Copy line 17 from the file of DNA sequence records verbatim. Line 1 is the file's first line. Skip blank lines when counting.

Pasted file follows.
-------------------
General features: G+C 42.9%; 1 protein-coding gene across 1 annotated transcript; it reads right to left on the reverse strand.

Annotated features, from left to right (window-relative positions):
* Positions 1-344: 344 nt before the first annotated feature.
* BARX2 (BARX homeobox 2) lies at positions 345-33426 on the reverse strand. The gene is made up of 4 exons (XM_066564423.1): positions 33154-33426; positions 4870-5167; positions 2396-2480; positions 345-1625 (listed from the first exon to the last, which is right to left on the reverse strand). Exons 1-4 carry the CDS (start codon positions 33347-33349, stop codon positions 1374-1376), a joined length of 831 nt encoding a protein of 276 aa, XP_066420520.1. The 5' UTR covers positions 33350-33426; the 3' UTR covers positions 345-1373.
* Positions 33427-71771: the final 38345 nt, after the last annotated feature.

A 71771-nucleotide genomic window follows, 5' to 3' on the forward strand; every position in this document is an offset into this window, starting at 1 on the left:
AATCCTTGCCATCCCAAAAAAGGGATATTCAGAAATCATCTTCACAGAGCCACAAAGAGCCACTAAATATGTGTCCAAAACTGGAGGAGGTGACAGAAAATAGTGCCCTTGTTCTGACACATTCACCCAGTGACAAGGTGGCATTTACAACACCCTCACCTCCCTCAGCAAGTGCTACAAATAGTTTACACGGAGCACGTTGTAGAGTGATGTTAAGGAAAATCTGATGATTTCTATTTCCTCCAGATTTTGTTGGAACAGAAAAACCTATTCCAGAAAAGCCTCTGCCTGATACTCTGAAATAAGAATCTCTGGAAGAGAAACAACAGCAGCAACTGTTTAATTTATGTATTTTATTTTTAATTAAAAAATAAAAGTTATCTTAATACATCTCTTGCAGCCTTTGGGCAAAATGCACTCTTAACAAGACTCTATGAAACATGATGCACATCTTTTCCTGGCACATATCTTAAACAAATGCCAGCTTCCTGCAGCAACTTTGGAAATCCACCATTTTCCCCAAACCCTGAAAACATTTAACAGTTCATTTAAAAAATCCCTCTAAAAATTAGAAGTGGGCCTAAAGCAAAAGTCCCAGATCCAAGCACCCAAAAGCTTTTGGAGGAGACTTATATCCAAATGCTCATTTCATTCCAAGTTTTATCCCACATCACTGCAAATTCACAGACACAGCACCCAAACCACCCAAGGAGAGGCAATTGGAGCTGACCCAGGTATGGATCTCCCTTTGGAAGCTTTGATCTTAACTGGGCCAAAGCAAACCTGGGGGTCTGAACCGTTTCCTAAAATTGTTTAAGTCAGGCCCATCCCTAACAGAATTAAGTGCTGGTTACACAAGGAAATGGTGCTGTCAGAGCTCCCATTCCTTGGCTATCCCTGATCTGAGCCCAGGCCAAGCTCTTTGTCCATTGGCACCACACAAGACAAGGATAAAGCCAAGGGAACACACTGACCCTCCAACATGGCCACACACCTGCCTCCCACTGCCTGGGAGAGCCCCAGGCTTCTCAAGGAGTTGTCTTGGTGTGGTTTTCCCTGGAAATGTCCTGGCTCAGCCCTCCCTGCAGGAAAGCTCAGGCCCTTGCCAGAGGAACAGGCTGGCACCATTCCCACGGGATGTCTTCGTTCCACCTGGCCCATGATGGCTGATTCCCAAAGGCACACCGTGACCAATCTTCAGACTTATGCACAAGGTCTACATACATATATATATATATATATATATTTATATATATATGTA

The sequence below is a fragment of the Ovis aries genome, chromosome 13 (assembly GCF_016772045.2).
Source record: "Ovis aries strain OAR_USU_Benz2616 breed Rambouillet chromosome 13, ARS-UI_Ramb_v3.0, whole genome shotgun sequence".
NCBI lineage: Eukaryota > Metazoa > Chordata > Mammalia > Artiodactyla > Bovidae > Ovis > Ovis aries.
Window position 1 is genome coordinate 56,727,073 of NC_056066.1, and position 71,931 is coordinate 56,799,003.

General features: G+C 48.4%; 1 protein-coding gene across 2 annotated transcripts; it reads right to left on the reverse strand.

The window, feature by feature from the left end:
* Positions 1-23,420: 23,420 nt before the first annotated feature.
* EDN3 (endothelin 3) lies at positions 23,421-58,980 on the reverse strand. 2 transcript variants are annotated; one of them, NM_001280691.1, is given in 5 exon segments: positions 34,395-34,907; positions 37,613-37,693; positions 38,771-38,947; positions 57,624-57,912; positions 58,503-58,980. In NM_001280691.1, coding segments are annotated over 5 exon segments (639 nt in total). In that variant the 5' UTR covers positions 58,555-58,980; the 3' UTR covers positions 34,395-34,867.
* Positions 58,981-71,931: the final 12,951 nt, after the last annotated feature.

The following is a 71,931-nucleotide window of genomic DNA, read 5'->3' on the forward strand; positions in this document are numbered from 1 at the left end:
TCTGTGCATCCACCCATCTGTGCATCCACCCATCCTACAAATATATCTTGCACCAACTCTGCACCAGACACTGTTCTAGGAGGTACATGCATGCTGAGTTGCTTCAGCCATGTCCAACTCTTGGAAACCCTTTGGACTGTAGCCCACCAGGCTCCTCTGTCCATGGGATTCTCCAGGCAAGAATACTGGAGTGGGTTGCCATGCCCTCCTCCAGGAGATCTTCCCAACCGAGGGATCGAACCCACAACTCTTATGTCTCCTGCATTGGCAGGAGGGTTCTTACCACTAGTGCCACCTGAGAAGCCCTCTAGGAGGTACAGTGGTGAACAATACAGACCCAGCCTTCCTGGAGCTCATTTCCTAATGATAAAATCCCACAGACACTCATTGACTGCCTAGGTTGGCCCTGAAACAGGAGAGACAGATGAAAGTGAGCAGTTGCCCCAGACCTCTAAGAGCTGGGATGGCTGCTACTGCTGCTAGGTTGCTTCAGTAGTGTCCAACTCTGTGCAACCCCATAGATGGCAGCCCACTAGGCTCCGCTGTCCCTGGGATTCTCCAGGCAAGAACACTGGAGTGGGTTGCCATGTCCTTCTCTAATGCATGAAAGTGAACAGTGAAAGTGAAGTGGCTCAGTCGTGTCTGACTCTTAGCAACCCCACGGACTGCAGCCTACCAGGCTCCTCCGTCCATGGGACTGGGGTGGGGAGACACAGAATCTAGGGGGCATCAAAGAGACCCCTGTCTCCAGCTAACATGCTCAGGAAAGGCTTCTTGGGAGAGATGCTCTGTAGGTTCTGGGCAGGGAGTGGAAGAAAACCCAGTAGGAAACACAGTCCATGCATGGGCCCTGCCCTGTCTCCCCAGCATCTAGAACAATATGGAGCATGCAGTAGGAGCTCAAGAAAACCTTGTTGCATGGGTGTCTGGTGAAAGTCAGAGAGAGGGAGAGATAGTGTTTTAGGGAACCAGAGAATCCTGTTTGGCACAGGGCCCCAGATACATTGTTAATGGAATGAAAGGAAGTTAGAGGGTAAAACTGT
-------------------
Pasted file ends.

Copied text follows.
The following is a 71,931-nucleotide window of genomic DNA, read 5'->3' on the forward strand; positions in this document are numbered from 1 at the left end: